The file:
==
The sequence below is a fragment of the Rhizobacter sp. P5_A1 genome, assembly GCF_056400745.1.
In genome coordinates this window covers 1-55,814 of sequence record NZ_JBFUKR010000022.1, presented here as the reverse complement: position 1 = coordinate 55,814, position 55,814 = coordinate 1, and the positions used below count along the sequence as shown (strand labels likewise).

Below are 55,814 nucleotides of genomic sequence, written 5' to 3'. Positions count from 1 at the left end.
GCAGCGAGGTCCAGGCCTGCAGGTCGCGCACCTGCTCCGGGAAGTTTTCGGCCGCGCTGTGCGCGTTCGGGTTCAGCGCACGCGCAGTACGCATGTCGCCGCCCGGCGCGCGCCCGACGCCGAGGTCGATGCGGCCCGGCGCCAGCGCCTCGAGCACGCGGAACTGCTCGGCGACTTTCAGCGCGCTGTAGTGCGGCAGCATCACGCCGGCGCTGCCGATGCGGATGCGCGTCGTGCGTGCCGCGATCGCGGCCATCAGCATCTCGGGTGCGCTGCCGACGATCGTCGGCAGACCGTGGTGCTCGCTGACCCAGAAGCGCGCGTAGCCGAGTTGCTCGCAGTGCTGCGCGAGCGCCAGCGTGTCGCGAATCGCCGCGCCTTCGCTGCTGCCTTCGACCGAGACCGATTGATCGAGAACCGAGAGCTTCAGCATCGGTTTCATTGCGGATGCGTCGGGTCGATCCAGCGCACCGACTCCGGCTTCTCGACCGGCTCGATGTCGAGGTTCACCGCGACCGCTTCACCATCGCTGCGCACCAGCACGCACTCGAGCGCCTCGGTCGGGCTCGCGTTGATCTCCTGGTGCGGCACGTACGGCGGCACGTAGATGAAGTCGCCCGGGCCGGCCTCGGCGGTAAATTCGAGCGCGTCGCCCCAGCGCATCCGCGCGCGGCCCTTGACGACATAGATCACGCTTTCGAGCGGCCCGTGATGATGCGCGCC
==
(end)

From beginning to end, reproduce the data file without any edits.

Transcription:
The sequence below is a fragment of the Rhizobacter sp. P5_A1 genome, assembly GCF_056400745.1.
In genome coordinates this window covers 1-55,814 of sequence record NZ_JBFUKR010000022.1, presented here as the reverse complement: position 1 = coordinate 55,814, position 55,814 = coordinate 1, and the positions used below count along the sequence as shown (strand labels likewise).

Below are 55,814 nucleotides of genomic sequence, written 5' to 3'. Positions count from 1 at the left end.
GCAGCGAGGTCCAGGCCTGCAGGTCGCGCACCTGCTCCGGGAAGTTTTCGGCCGCGCTGTGCGCGTTCGGGTTCAGCGCACGCGCAGTACGCATGTCGCCGCCCGGCGCGCGCCCGACGCCGAGGTCGATGCGGCCCGGCGCCAGCGCCTCGAGCACGCGGAACTGCTCGGCGACTTTCAGCGCGCTGTAGTGCGGCAGCATCACGCCGGCGCTGCCGATGCGGATGCGCGTCGTGCGTGCCGCGATCGCGGCCATCAGCATCTCGGGTGCGCTGCCGACGATCGTCGGCAGACCGTGGTGCTCGCTGACCCAGAAGCGCGCGTAGCCGAGTTGCTCGCAGTGCTGCGCGAGCGCCAGCGTGTCGCGAATCGCCGCGCCTTCGCTGCTGCCTTCGACCGAGACCGATTGATCGAGAACCGAGAGCTTCAGCATCGGTTTCATTGCGGATGCGTCGGGTCGATCCAGCGCACCGACTCCGGCTTCTCGACCGGCTCGATGTCGAGGTTCACCGCGACCGCTTCACCATCGCTGCGCACCAGCACGCACTCGAGCGCCTCGGTCGGGCTCGCGTTGATCTCCTGGTGCGGCACGTACGGCGGCACGTAGATGAAGTCGCCCGGGCCGGCCTCGGCGGTAAATTCGAGCGCGTCGCCCCAGCGCATCCGCGCGCGGCCCTTGACGACATAGATCACGCTTTCGAGCGGCCCGTGATGATGCGCGCC